Kerry Tice on his aerial yoga hammock

Q. When did you first get involved with aerial yoga hammocks?

A. I first got involved with aerial yoga hammocks in the Spring of 2011, while recooperating from a back injury. Through my exploration of aerial hammocks, aerial yoga and it’s transformational ability, I fell in love. I had been studying and teaching yoga over the last several years and found that this new form of aerial yoga could incorporate both my aerial and yoga background! I was totally hooked and could not wait to share this gift with everyone I met!

Kerry Tice on his aerial yoga hammock

Q. Can you tell us a little bit about the equipment involved in aerial yoga?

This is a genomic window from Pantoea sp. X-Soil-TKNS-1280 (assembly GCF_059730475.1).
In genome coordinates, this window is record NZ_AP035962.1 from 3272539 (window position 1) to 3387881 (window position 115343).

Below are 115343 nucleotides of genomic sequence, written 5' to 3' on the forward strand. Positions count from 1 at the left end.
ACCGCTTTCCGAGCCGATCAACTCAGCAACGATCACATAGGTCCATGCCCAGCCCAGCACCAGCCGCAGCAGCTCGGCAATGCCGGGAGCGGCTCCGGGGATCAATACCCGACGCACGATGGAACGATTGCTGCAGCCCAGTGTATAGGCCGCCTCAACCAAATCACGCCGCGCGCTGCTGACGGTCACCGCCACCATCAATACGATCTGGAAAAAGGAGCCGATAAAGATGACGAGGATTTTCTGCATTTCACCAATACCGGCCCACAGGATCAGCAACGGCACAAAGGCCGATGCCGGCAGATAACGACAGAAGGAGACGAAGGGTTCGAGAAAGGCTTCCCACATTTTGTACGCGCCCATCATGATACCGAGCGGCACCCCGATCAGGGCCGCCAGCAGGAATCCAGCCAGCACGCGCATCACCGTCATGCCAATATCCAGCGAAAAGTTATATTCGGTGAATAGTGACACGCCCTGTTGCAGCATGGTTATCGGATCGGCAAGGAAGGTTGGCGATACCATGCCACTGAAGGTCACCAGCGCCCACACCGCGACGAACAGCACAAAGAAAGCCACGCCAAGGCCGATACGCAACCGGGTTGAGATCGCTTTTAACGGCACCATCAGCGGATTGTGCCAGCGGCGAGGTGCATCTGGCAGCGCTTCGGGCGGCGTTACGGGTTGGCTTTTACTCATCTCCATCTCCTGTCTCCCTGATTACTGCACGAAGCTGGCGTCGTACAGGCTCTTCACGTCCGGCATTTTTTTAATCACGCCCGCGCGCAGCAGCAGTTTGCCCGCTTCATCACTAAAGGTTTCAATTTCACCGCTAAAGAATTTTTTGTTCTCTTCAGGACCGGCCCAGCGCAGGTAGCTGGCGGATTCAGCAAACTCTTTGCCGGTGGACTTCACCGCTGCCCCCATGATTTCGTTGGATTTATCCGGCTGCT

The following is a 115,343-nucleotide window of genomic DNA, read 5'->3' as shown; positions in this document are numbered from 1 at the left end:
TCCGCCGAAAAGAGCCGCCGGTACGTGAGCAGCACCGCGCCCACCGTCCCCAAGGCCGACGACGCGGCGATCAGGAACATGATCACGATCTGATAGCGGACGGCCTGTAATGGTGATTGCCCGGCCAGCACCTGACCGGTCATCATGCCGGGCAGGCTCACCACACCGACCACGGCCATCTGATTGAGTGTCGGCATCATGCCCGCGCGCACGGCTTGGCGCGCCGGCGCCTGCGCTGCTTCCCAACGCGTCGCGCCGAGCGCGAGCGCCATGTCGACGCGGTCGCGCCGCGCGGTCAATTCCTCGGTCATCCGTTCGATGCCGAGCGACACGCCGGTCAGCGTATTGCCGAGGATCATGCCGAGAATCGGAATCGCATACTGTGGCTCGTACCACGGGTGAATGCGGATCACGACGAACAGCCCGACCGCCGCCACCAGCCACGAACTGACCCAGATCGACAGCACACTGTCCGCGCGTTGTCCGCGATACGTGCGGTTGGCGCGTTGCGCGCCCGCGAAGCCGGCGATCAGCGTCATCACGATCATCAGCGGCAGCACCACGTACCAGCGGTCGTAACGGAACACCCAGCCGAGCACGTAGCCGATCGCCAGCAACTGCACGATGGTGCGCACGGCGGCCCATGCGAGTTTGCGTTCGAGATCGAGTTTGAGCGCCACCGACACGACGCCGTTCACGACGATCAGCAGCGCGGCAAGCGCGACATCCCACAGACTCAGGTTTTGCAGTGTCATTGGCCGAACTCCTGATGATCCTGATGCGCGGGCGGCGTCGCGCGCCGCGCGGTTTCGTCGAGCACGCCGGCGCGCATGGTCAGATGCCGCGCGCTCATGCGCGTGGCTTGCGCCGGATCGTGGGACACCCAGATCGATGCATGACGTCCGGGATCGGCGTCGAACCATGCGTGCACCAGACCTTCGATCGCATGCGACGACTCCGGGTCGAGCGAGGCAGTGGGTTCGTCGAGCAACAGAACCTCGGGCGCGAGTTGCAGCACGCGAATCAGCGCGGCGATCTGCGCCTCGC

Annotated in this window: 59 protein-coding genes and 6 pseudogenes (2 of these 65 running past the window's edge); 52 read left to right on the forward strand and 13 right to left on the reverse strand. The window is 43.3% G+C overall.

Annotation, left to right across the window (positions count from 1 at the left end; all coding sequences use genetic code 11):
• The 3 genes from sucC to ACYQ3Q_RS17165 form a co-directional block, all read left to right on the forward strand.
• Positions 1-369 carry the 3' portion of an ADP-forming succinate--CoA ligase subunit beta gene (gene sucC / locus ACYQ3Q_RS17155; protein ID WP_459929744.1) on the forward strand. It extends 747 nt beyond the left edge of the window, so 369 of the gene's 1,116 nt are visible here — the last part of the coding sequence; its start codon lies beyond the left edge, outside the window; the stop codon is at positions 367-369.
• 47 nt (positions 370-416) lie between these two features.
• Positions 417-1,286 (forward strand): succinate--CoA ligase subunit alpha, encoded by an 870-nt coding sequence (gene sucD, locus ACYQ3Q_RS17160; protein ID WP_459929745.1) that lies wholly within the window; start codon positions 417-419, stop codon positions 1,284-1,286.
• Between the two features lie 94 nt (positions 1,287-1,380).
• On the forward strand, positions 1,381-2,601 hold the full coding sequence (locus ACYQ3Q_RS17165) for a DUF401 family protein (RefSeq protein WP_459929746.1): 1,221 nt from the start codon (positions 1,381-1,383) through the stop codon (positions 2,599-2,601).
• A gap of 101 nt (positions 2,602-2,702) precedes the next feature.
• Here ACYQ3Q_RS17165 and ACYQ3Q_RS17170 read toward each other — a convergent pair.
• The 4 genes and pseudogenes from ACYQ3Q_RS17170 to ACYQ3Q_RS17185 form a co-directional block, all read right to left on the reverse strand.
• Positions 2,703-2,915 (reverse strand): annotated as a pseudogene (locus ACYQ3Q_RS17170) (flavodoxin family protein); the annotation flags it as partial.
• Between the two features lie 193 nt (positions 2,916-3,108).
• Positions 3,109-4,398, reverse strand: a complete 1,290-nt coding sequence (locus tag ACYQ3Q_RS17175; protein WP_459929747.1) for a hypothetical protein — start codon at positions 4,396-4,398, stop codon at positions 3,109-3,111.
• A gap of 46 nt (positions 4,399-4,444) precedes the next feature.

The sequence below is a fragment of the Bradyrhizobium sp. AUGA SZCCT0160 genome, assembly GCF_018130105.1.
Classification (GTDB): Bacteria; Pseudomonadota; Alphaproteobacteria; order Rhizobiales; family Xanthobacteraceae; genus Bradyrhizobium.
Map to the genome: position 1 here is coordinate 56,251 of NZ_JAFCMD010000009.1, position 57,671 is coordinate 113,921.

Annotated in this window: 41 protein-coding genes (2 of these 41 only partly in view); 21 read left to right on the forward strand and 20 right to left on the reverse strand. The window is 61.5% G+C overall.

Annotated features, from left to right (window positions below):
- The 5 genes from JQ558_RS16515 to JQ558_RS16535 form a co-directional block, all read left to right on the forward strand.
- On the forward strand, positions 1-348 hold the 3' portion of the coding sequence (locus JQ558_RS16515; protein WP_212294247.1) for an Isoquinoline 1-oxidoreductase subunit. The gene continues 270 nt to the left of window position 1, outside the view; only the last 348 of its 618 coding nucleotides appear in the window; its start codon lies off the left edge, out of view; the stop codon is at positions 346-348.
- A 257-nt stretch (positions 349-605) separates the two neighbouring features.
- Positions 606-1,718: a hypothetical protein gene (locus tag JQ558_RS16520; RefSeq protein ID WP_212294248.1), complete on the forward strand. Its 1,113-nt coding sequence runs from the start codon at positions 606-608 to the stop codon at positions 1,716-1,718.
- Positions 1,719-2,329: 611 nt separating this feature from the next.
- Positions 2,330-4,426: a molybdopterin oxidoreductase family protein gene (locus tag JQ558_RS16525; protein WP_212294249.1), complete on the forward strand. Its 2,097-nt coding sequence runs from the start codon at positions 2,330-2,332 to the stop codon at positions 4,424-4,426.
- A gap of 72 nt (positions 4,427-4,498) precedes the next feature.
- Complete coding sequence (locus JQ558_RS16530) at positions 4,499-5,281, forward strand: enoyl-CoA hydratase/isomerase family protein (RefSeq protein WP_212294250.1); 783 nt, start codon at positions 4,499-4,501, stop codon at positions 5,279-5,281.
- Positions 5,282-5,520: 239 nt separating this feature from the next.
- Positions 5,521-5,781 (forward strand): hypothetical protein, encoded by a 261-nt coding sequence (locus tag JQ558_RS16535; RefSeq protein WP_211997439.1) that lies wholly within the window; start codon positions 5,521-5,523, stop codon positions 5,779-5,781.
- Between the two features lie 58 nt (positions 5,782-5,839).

A. The flying yoga hammock is really unique, as it uses minimal hardware, is very versatile and can even be used to lounge in. It combines nylon webbing that allows you to adjust the height of your hammock. The flying yoga hammock also includes a set of handles that can be used to do extra yoga moves, and it works great for aerial fitness and aerial dance. The entire yoga hammock is made from fabric, so it’s more comfortable and feels more secure, and there is a whole slew of things (cocooning and flying savasana to name a couple) that you can do in this hammock that other hammocks might fall short in delivering.  Check out some of the things you can do here: Flying Yoga Pictures.

This is one of the most versatile pieces of equipment I have ever worked on. You can do an entire yoga sequence suspended from the air; it can be used for aerial dance, aerial fitness, and is great for the aerial/floor hybrid classes I have been enjoying.

The cost on the flying yoga hammock is $149. The set includes the yoga hammock, two carabiners and webbing to make the rig adjustable. You can purchase at Yoga Hammock.